He referred to various examples of City expenditure on projects that are wants, but not real needs. The City purchased and installed a digital reader board at City Hall, but did not consider the option of renting advertising space on other available electronic billboards in Swift Current.

The asphalt surface at the downtown Frank Rempel Centennial Plaza was replaced with decorative paving stones for aesthetic reasons, money was spent on a storage facility for rented golf carts at the Chinook golf course, and another project was approved to install irrigation for a cricket field at the Windscape Kite Festival grounds. The purchase of equipment that are not used on a regular basis is also an unnecessary expense, and it would make more sense to rent such equipment.

“When I look at the City, what's happened in the past we can't change,” he said. “I can complain about it and I tell you some of these things, but I can't change those things. So let's look to the future. How can we do this different in the future, because I really strongly believe the citizens of Swift Current are paying more than their fair share of municipal taxes right now and they should not be going up any more.”

For that reason, he believes it is important for the City to make a clear distinction between wants and needs when future spending decisions are made.

According to Bridal there is a need to review the procedures for business assessments in Swift Current, because there appears to be significant variations between assessments of similar sized business properties.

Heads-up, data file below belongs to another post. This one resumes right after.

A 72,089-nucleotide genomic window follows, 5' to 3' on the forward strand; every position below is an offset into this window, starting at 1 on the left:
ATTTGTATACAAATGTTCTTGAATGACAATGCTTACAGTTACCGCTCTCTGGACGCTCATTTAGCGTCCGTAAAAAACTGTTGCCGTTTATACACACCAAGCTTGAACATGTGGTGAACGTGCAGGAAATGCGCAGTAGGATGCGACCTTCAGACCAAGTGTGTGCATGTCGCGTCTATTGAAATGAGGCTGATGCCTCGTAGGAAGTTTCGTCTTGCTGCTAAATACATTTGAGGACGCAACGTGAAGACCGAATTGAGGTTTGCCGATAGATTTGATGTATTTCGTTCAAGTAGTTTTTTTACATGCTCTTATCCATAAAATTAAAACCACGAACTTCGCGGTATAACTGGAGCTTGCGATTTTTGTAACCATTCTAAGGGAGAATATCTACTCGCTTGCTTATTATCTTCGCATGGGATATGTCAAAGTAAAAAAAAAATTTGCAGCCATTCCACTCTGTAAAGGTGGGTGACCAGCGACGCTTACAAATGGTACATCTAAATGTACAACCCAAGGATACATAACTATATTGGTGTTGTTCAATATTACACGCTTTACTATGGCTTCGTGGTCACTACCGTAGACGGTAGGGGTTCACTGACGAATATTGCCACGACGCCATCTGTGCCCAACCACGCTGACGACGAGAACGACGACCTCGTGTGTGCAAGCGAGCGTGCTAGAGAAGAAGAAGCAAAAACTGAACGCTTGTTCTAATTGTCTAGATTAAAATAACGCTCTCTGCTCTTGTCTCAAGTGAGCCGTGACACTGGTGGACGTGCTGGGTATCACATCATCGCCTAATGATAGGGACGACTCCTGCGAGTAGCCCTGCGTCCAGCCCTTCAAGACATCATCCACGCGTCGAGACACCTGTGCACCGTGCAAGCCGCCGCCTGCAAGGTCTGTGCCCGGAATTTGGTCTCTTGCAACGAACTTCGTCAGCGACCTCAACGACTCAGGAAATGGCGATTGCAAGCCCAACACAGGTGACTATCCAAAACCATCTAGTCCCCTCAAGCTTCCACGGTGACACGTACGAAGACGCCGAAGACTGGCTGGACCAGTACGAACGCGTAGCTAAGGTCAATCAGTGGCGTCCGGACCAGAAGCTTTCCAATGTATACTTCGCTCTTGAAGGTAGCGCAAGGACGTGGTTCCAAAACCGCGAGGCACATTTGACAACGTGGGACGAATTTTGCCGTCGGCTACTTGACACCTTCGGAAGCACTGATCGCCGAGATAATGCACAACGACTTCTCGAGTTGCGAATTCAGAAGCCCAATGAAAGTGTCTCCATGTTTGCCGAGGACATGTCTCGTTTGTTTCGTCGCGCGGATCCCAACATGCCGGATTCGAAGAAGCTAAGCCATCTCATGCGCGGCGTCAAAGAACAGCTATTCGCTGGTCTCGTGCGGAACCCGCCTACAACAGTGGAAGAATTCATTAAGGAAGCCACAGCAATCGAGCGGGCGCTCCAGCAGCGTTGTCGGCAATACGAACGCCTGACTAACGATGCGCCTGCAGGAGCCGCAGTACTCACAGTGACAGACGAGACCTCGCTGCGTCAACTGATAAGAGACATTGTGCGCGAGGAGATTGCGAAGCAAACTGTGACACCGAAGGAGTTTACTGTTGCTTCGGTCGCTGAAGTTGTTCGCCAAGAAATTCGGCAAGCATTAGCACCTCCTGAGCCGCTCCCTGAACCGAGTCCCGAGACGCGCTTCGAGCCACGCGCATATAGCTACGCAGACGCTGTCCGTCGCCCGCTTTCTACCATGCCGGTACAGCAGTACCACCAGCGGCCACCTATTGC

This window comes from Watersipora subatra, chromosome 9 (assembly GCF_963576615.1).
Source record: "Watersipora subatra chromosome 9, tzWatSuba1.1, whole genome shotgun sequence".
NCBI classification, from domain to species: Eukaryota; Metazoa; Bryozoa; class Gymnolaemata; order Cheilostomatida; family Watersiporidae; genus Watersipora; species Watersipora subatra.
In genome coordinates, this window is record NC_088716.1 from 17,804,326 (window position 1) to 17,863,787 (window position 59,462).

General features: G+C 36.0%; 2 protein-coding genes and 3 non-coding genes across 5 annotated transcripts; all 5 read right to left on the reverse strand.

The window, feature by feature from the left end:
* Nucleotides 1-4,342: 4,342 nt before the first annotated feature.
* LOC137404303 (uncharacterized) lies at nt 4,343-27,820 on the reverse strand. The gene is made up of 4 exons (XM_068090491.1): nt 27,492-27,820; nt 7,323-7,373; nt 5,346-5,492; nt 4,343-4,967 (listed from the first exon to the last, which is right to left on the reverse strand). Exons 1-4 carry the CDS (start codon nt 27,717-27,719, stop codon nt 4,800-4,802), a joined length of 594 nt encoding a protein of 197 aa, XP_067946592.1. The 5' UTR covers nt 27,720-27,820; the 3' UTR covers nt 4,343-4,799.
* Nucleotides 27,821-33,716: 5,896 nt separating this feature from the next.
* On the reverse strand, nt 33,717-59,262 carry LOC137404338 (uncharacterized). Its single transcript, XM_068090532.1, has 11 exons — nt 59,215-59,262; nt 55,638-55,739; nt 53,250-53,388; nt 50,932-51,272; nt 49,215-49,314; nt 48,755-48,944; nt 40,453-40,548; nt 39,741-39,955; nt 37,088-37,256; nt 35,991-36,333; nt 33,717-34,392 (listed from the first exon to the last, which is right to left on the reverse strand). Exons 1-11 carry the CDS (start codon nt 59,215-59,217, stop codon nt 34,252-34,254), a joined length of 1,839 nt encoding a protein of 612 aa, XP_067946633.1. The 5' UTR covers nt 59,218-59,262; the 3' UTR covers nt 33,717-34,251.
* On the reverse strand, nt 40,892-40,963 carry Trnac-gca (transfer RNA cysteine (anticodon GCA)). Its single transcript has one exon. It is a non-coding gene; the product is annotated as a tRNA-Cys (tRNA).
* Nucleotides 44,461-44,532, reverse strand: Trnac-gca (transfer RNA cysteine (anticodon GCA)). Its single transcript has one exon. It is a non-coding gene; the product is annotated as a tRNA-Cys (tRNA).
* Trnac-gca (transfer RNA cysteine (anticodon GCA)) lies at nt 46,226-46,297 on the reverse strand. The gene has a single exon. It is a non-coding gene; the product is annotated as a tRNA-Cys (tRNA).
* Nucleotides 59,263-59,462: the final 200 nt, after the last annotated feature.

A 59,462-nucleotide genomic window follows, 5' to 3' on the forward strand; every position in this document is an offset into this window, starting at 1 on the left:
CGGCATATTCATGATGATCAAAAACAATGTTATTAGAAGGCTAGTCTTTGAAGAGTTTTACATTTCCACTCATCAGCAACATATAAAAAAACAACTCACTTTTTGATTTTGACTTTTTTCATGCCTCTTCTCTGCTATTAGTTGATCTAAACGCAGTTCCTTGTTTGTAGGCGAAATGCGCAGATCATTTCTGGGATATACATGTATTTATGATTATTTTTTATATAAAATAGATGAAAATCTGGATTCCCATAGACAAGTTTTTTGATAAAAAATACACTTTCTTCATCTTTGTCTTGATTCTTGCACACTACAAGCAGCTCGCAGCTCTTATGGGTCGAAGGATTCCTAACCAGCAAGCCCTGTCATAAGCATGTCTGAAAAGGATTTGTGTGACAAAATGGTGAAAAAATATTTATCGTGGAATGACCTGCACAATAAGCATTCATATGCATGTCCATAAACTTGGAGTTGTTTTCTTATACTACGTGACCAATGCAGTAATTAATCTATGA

“I really want to have a look at how our taxes have been assessed on the commercial properties,” he said. “On the residential properties, when I talk to residential people, I think the taxes are too high, but the actual assessment is very close from this house to that house, I don't think there's much of an issue, but for our commercial assessment there's some real swings in values that don't make any real sense to me.”

He feels the goal to increase the city’s population to 25,000 people by 2025 is not realistic, because growth will only happen if there are jobs to attract new residents.

“In Swift Current we seem to have an attitude built it and they will come,” he said. “People will only come to Swift Current if there are good jobs here. … The only way you have growth is jobs. People don't just come because the city is nice. They need to come work. So this idea about making a nice pool, make a nice indoor track and people will come, but they can't come if they can't afford to use it. They need jobs and without jobs you can't have growth.”

He therefore felt there is a need to shift the focus towards making Swift Current a more affordable place to live.

“We need jobs here, and how do we get jobs,” he asked. “To be attractive for jobs, maybe have a tax rate that's an attractive tax rate. And maybe, instead of trying to attract a bunch of new businesses, maybe make the taxes more affordable for the local businesses so they can afford to hire more people. … We need to make it so that existing businesses want to stay here. Then make it attractive for new businesses to come.”